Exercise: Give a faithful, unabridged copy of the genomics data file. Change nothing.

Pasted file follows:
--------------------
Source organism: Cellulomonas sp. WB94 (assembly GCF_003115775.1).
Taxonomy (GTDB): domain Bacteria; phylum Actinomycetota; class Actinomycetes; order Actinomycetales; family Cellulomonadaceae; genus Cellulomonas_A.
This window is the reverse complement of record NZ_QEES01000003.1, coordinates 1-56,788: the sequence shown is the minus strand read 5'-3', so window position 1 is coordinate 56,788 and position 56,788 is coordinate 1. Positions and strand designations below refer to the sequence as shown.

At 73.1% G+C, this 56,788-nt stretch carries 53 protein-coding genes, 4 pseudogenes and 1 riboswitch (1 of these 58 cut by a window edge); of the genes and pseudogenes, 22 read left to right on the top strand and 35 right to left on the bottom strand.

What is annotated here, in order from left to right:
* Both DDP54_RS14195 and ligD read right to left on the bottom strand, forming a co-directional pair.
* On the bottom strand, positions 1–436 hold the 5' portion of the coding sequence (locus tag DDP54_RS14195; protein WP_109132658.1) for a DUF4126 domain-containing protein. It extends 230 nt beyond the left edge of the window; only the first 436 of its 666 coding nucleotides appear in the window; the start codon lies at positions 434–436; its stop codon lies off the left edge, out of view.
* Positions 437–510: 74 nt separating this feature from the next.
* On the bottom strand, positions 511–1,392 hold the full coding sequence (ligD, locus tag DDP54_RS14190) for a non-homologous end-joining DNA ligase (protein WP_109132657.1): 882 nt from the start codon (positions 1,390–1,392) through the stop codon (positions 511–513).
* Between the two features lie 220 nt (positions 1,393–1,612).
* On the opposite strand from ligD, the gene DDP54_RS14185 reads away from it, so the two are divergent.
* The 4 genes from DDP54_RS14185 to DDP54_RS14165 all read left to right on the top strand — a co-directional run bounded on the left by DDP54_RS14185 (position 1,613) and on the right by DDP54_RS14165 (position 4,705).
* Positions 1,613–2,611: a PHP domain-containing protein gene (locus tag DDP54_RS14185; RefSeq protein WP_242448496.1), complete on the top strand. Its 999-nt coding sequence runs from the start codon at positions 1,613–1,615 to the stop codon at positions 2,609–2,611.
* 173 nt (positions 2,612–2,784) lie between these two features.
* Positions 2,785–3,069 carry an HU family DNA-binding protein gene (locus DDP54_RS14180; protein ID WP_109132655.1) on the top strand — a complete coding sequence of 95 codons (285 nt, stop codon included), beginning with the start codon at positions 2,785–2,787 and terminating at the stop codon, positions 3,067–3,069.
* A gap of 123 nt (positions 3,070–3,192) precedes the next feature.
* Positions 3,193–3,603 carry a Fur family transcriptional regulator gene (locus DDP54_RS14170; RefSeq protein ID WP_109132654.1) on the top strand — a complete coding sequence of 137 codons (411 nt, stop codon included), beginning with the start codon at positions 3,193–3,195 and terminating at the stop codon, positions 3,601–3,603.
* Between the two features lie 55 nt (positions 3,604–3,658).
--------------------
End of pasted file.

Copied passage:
Source organism: Cellulomonas sp. WB94 (assembly GCF_003115775.1).
Taxonomy (GTDB): domain Bacteria; phylum Actinomycetota; class Actinomycetes; order Actinomycetales; family Cellulomonadaceae; genus Cellulomonas_A.
This window is the reverse complement of record NZ_QEES01000003.1, coordinates 1-56,788: the sequence shown is the minus strand read 5'-3', so window position 1 is coordinate 56,788 and position 56,788 is coordinate 1. Positions and strand designations below refer to the sequence as shown.

At 73.1% G+C, this 56,788-nt stretch carries 53 protein-coding genes, 4 pseudogenes and 1 riboswitch (1 of these 58 cut by a window edge); of the genes and pseudogenes, 22 read left to right on the top strand and 35 right to left on the bottom strand.

What is annotated here, in order from left to right:
* Both DDP54_RS14195 and ligD read right to left on the bottom strand, forming a co-directional pair.
* On the bottom strand, positions 1–436 hold the 5' portion of the coding sequence (locus tag DDP54_RS14195; protein WP_109132658.1) for a DUF4126 domain-containing protein. It extends 230 nt beyond the left edge of the window; only the first 436 of its 666 coding nucleotides appear in the window; the start codon lies at positions 434–436; its stop codon lies off the left edge, out of view.
* Positions 437–510: 74 nt separating this feature from the next.
* On the bottom strand, positions 511–1,392 hold the full coding sequence (ligD, locus tag DDP54_RS14190) for a non-homologous end-joining DNA ligase (protein WP_109132657.1): 882 nt from the start codon (positions 1,390–1,392) through the stop codon (positions 511–513).
* Between the two features lie 220 nt (positions 1,393–1,612).
* On the opposite strand from ligD, the gene DDP54_RS14185 reads away from it, so the two are divergent.
* The 4 genes from DDP54_RS14185 to DDP54_RS14165 all read left to right on the top strand — a co-directional run bounded on the left by DDP54_RS14185 (position 1,613) and on the right by DDP54_RS14165 (position 4,705).
* Positions 1,613–2,611: a PHP domain-containing protein gene (locus tag DDP54_RS14185; RefSeq protein WP_242448496.1), complete on the top strand. Its 999-nt coding sequence runs from the start codon at positions 1,613–1,615 to the stop codon at positions 2,609–2,611.
* 173 nt (positions 2,612–2,784) lie between these two features.
* Positions 2,785–3,069 carry an HU family DNA-binding protein gene (locus DDP54_RS14180; protein ID WP_109132655.1) on the top strand — a complete coding sequence of 95 codons (285 nt, stop codon included), beginning with the start codon at positions 2,785–2,787 and terminating at the stop codon, positions 3,067–3,069.
* A gap of 123 nt (positions 3,070–3,192) precedes the next feature.
* Positions 3,193–3,603 carry a Fur family transcriptional regulator gene (locus DDP54_RS14170; RefSeq protein ID WP_109132654.1) on the top strand — a complete coding sequence of 137 codons (411 nt, stop codon included), beginning with the start codon at positions 3,193–3,195 and terminating at the stop codon, positions 3,601–3,603.
* Between the two features lie 55 nt (positions 3,604–3,658).